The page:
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Pop culture obsessives writing for the pop culture obsessed.

The Following: “Chapter Two”

Illustration for article titled iThe Following/i: “Chapter Two”
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How do you watch and remotely relate to a show where more than one major character is the acolyte of a serial killer? That’s the biggest challenge The Following poses for itself. Because as much as the pilot pitched this as a Silence Of The Lambs-style mental battle between grizzled Fed Ryan (Kevin Bacon) and demented jailed killer Joe (James Purefoy), most of “Chapter Two” is spent with Joe’s cultish flock as it regroups and plots the next move in whatever elaborate sick fantasy Joe’s cooked up for his followers. It’s somewhat compelling, as this entire show is, but it’s miserably bleak and also a little pathetic.

It’s one thing for a network TV show to revolve around a serial killer. As Fox keeps reminding us, it’s just so dark of them to do so! And I suppose it’s disturbing that he’s collected a coterie of loons around the country who will happily do his murderous bidding, all in the name of the great Edgar Allen Poe, the unlikely avatar of Joe’s dumb psycho cult.  Not only that, it’ll give this show a week-to-week structure and perhaps allow it to sustain itself for many seasons if the ratings stay good.


But there’s quite a few problems with the characters of Emma (Valorie Curry), Jacob (Nico Tortorella) and Paul (Adan Canto), who had posed as friendlies in the pilot before springing into action, killing poor Maggie Grace and kidnapping Joe’s son, who they’ve spirited into the countryside this week. The show does its best to invest these nutbags with some depth—Emma was a mousy girl tormented by an overbearing mother who was charmed by Joe’s writing. He set her up with Jacob, they offed the mom and the rest is history, as we see in flashbacks. But it’s tough to watch or care about the backstory of a girl who is basically Joe’s mental plaything.

It’s even tougher to care about Paul, who posed as Jacob’s gay lover for years and is upset that he’s back with Emma now that they’re all together again. There’s a tension to whether Paul will do something, like attack them or hurt the innocent Joey, but that’s the extent of it—any attempt to invest the viewer emotionally is bound to fail.

Another issue with all of this cult stuff is that Joe has not proven himself particularly magnetic as of yet. Sure, James Purefoy is very handsome and can be devilishly charming with the right material (which this isn’t). But all his blathering about death and writing some grand book and a master plan and— just spare me. We keep being told how charismatic and dangerous Joe Carroll is, but there’s not much to back that up when Purefoy is on screen. The show can’t stop drilling it into us, but still it doesn’t really take. There should be oodles of tension for scenes like Joe seeing his wife Claire (Natalie Zea) for the first time in years, but nope. Even when he’s strangling her there’s no real hint of danger.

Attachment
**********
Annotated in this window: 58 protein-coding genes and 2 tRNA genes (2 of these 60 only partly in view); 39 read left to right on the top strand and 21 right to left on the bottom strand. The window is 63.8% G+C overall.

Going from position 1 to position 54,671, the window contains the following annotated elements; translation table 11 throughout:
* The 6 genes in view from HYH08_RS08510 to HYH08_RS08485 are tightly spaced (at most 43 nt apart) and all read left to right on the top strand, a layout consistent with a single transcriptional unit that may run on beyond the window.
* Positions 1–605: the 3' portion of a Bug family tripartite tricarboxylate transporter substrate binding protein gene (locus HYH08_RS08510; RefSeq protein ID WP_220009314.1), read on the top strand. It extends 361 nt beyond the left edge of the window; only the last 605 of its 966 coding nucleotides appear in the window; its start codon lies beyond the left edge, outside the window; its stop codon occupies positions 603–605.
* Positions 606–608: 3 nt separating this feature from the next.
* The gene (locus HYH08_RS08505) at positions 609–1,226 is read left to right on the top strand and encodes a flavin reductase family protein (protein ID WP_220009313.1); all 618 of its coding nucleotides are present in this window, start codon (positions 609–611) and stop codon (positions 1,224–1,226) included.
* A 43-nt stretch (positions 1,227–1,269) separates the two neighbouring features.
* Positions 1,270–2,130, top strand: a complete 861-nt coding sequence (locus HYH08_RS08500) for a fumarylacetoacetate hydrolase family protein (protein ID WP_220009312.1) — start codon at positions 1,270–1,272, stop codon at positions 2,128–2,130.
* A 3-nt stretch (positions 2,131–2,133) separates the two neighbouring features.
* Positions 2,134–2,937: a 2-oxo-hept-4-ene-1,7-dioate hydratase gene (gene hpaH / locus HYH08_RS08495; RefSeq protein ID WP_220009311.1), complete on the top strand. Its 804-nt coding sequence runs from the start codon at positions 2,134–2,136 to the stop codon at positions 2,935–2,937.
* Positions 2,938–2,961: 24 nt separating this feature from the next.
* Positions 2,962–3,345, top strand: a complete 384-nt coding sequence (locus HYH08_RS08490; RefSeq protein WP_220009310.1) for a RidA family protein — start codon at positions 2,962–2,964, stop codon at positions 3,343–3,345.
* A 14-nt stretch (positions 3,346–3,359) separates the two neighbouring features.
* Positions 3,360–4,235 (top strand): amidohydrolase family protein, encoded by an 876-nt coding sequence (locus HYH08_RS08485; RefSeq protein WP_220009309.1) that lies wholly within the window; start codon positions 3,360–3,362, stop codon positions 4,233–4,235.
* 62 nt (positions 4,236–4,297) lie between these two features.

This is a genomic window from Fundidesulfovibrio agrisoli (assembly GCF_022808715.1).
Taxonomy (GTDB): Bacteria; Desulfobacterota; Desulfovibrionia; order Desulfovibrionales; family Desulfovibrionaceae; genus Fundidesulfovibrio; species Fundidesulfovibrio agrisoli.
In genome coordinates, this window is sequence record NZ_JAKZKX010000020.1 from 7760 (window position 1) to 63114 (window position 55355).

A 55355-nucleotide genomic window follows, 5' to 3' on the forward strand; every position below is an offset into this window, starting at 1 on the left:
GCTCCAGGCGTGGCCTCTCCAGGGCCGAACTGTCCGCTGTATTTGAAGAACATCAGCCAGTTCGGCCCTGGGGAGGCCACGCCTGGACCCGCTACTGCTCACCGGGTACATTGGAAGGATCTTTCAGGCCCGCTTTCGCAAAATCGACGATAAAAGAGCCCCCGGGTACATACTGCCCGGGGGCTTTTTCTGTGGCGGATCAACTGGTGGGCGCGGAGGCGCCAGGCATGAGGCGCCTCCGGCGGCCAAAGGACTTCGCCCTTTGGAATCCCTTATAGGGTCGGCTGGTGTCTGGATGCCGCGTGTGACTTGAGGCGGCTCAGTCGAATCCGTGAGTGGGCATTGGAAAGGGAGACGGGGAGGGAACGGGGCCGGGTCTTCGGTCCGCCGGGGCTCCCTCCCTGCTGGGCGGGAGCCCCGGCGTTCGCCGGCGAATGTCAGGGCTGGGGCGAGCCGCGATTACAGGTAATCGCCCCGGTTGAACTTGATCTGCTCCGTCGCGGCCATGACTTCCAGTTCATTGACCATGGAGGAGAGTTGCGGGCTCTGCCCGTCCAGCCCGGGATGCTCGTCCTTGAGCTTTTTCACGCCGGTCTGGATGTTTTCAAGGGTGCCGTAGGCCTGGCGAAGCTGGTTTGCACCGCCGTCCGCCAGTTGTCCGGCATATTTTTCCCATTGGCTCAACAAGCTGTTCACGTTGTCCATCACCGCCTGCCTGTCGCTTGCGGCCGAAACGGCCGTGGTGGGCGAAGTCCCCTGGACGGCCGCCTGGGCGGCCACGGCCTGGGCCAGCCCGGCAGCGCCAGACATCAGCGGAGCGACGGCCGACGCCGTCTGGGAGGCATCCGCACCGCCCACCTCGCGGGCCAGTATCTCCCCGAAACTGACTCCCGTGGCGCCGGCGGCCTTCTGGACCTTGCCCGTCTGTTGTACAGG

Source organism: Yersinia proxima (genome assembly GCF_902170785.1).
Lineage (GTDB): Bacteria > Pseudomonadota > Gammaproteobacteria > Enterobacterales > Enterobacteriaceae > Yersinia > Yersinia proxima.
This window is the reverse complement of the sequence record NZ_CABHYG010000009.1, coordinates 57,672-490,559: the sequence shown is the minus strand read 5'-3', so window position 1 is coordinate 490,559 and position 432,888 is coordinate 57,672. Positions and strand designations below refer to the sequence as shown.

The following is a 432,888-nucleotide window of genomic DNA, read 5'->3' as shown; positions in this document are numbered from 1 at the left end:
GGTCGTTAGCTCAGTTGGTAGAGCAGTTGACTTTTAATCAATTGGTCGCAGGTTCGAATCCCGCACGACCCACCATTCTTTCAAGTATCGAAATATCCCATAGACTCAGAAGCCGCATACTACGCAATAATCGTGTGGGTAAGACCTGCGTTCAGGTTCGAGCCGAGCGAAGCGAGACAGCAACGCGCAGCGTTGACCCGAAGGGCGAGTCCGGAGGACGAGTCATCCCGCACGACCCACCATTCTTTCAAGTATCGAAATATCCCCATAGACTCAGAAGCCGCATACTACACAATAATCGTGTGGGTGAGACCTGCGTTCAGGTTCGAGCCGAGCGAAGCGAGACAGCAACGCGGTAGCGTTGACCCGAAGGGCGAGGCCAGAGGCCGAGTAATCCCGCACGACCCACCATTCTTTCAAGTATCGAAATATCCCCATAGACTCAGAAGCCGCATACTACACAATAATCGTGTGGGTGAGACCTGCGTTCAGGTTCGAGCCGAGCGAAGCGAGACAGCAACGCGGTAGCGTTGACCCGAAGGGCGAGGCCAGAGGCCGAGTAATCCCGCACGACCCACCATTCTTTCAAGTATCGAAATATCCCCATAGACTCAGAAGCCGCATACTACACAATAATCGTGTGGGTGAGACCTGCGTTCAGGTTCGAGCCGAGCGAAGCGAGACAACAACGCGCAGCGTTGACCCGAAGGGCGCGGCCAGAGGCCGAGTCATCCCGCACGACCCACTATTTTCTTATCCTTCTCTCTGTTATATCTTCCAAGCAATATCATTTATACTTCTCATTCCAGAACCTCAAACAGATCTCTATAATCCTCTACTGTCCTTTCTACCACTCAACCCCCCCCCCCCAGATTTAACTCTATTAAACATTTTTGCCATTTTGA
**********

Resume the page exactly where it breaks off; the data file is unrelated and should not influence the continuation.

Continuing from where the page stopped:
Kevin Bacon is doing the best he can—I’d say he’s the only cast member so far who’s even rising to this material, and this material is very hokey. Purefoy is not his match, as of yet, and Shawn Ashmore and the other Feds are just info-dispensing machines right now. Annie Parisse is introduced as the head of the “alternative religion” bureau down at Quantico, so she knows all about cults, and she’s definitely an improvement on Jeananne Goossen, whose character we’re told was kicked off the team for letting Ryan break Joe’s fingers in the pilot episode—but that was probably just a bit of cast reshuffling. Parisse does her best with lines like, “He’s speaking to people through gothic romanticism,” but come on—she’s not an alchemist.


The thing I like the most about this very stupid show is all the Edgar Allen Poe stuff. Every time Ryan points to a corpse or blood on the wall and growls, “classic Poe,” I can’t help but grin. The climax of the episode, in which a man wearing an insane Poe mask lights a guy on fire, is definitely supposed to be freaky, but I couldn’t help but find it amusing. This is such a relentlessly grim show, one has to find humor somewhere, and I choose to find it in Edgar Allen Poe masks.

I’m sure things are going to move along quickly. This is a show with a lot of plot to burn through. But right now I’m watching a show about a derivative serial killer (derivative of… Poe) who commands a bunch of derivative-derivative serial killers. That is not the formula for something watchable. Let’s see how fast things develop.


Stray observations:

  • The somewhat pathetic Jordy is a better character—best to have some of these acolytes be not very good at serial killing, much more plausible.
  • Joe has important questions about Ryan and Claire’s affair. “Did your body quiver to his every touch?”

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